In January, DC Mayor Muriel Bowser returned to the D.C. Council unsigned Bill 22-92, “Short Term Rental Regulation of 2018”, commonly referred to as the Airbnb Law, but also affecting all short-term rental platforms. The Bill eliminates Airbnb rentals in second homes, limits the number of days a primary residence may be rented to 90 days in a calendar year and requires platforms such as Airbnb to provide detailed monthly reports about the rentals to the city for enforcement purposes. While current regulations limit short-term rentals in residential areas, those restrictions are rarely enforced.
In taking this rare step, Mayor Bowser and D.C. Attorney General Karl Racine cited the likelihood that the bill would be overturned in the courts, following a federal court ruling overturning similar legislation in New York City based on its violation of constitutional protections against search and seizure. In both bills, companies who run the services would be required to provide reports to the city, including the identity of hosts and renters, which the court found to be invasive of the company’s and the customers’ privacy. Alternatively, similar legislation has been upheld in California, where San Francisco, like New York and D.C., is facing a housing crisis exacerbated by rental units being taken off the market in favor of more lucrative short-term alternatives.
The result of this action is that DC Residents who use these platforms in order to supplement their income are left in limbo as to the future, and content, of this restrictive legislation. While the Bill, barring a possible legal challenge resulting in an order striking down or delaying the implementation, will still take effect on October 1 after a congressional review, the city may attempt to temper the reporting requirements to lessen the possibility of successful constitutional challenges. However, without these requirements, enforcement of the restrictions would be virtually impossible. Unfortunately, the Bill’s future is unclear. D.C. Council Chair Phil Mendelson has asked for a review by the council’s general council and he has indicated his intention to push the Bill through as soon as possible.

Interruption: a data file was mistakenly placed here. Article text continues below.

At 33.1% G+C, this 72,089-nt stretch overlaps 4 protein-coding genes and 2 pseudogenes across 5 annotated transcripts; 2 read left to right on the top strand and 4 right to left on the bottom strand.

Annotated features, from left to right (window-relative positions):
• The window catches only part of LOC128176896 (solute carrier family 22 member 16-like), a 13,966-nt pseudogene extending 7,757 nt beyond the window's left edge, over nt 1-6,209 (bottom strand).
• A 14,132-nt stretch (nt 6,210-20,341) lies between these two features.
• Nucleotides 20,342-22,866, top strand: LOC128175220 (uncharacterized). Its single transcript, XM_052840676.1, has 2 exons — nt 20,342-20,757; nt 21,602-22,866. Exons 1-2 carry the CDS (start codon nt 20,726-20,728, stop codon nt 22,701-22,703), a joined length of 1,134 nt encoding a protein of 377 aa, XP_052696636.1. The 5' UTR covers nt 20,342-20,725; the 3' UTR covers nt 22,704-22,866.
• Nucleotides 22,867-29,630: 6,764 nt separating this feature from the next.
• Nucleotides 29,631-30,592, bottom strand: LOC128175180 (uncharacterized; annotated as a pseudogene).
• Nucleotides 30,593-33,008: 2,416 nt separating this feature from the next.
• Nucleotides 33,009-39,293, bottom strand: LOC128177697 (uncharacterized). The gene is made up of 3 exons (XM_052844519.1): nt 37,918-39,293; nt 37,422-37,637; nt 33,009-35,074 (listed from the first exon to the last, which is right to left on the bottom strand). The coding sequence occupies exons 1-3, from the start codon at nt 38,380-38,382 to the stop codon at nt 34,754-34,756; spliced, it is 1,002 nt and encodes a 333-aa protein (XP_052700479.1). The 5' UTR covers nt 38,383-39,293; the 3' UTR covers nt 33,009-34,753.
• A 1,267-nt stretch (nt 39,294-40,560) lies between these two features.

Until the legislation takes effect, short-term rental providers in the city would be wise to develop a plan of action in the case that either the bill is passed in its current form or in some amended fashion. While the issue of restricting short term rentals will continue to be hotly contested publicly, the imminent consequences of the legislation for landlords is right around the corner, and consultation with a lawyer in order to avoid the penalties associated with the legislation is highly prudent. At Johnson Law Group, you will be met by attorneys who are well versed and experienced in the fields of property and business law and who can help you to understand the proposed changes and how best to prepare for them.